Oocytes spend the majority of their lifetime in a primordial state. The cellular and molecular biology of primordial oocytes is largely unexplored; yet, studying these is necessary to understand the mechanisms through which oocytes maintain cellular fitness for decades, and why they eventually fail with age.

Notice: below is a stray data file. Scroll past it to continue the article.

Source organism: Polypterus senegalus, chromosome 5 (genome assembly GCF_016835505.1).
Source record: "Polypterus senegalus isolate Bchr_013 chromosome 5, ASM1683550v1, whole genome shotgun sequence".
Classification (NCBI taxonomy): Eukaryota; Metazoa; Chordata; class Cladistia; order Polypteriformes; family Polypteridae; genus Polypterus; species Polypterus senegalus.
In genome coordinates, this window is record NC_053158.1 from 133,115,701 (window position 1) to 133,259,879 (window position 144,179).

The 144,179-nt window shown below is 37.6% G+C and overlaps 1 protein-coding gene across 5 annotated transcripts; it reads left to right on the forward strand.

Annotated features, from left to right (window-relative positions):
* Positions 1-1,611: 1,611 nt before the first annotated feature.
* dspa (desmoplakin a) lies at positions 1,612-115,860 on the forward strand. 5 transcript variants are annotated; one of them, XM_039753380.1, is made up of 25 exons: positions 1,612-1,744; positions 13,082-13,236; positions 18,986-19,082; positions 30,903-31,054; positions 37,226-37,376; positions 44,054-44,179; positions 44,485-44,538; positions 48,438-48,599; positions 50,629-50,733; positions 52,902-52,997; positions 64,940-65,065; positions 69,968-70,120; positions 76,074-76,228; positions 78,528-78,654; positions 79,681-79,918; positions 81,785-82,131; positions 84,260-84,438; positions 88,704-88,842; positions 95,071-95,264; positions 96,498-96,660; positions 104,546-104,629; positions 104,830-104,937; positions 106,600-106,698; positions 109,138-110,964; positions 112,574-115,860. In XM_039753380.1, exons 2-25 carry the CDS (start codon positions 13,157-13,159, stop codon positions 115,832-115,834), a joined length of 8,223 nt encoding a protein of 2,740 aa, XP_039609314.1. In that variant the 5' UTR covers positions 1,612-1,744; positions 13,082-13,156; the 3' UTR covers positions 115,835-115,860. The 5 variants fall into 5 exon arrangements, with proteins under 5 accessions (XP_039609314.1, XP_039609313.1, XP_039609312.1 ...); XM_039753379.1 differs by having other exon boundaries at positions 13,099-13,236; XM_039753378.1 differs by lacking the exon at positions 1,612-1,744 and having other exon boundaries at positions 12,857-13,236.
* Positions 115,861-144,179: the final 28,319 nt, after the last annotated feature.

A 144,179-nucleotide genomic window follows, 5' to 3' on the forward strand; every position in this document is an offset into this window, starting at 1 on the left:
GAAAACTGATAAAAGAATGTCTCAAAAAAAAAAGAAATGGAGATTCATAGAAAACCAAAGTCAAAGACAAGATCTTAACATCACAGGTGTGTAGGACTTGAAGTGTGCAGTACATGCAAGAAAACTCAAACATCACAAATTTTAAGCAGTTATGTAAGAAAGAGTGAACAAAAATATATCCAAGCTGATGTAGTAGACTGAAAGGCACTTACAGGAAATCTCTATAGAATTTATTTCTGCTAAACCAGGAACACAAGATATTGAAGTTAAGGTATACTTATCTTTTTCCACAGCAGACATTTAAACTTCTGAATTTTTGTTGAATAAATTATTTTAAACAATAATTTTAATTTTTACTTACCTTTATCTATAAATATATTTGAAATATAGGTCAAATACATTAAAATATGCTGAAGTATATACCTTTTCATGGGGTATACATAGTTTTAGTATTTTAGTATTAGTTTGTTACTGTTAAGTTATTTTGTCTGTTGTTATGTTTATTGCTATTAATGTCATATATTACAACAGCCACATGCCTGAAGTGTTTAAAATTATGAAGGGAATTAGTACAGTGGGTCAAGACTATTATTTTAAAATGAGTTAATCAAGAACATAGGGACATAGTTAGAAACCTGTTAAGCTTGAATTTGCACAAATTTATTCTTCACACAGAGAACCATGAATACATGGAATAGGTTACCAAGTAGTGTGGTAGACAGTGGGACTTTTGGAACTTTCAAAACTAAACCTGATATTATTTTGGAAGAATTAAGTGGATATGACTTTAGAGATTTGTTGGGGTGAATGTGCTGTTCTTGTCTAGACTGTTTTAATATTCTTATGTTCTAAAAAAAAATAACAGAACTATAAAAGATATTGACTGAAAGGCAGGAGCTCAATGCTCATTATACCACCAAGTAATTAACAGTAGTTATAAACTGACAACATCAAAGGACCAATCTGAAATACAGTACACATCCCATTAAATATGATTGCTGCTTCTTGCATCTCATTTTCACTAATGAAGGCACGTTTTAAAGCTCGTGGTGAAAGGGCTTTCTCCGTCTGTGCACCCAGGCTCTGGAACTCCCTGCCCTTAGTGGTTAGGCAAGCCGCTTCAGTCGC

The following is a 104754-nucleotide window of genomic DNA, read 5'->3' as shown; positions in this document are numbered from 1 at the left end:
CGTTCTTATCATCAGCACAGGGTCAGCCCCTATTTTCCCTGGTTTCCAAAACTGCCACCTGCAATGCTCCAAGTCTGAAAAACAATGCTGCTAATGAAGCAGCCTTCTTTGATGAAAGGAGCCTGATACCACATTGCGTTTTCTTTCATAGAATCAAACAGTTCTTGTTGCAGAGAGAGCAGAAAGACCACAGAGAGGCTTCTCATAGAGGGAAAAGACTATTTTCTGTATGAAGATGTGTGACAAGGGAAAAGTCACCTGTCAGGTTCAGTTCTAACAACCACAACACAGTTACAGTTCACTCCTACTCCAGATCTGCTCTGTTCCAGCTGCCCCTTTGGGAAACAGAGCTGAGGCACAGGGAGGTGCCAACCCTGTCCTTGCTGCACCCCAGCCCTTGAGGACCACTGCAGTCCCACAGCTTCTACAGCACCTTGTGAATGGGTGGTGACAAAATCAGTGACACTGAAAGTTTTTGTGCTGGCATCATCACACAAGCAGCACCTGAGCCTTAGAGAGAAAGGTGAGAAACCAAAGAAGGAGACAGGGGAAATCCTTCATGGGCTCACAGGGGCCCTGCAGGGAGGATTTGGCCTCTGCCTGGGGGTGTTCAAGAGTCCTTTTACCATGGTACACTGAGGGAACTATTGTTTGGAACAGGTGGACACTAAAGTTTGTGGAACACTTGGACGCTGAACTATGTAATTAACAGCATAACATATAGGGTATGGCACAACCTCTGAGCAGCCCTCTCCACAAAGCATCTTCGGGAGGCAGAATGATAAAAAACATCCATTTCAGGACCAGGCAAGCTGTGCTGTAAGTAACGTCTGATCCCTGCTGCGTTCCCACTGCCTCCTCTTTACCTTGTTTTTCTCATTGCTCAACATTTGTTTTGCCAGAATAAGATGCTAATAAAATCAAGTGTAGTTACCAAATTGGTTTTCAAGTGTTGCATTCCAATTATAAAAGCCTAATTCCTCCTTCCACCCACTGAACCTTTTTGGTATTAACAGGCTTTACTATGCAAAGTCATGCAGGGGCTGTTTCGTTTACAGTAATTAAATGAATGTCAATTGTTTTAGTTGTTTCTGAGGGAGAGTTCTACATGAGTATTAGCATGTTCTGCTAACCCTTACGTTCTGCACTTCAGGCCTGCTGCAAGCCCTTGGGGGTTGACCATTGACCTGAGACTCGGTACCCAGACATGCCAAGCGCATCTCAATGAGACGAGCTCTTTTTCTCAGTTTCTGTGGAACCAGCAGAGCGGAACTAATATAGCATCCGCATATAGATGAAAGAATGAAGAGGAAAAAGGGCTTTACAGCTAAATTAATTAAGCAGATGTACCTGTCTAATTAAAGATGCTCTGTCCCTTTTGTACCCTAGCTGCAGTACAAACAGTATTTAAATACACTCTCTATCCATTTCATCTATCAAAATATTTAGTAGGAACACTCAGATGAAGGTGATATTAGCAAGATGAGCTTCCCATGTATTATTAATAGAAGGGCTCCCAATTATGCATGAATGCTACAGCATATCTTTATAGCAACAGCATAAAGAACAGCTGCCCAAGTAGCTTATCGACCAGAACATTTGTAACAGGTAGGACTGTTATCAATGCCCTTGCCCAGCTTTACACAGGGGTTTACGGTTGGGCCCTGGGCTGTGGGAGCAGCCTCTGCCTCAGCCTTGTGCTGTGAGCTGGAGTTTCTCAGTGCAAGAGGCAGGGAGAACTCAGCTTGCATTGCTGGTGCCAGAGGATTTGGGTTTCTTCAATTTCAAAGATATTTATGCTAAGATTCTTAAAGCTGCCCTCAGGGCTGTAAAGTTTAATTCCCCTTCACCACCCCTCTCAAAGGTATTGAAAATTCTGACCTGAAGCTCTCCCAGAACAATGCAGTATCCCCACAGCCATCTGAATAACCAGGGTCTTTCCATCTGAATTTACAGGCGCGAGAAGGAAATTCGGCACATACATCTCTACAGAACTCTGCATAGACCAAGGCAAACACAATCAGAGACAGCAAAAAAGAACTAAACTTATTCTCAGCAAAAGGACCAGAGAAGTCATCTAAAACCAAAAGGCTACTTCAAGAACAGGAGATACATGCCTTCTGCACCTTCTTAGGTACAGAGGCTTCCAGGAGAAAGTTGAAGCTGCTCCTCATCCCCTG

Here, we develop enabling methods for live-imaging based comparative characterization of Xenopus, mouse and human primordial oocytes. We show that primordial oocytes in all three vertebrate species contain active mitochondria, Golgi apparatus and lysosomes. We further demonstrate that human and Xenopus oocytes have a Balbiani body characterized by a dense accumulation of mitochondria in their cytoplasm. However, despite previous reports, we did not find a Balbiani body in mouse oocytes. Instead, we demonstrate what was previously used as a marker for the Balbiani body in mouse primordial oocytes is in fact a ring-shaped Golgi apparatus that is not functionally associated with oocyte dormancy. Our work provides the first insights into the organisation of the cytoplasm in mammalian primordial oocytes, and clarifies relative advantages and limitations of choosing different model organisms for studying oocyte dormancy.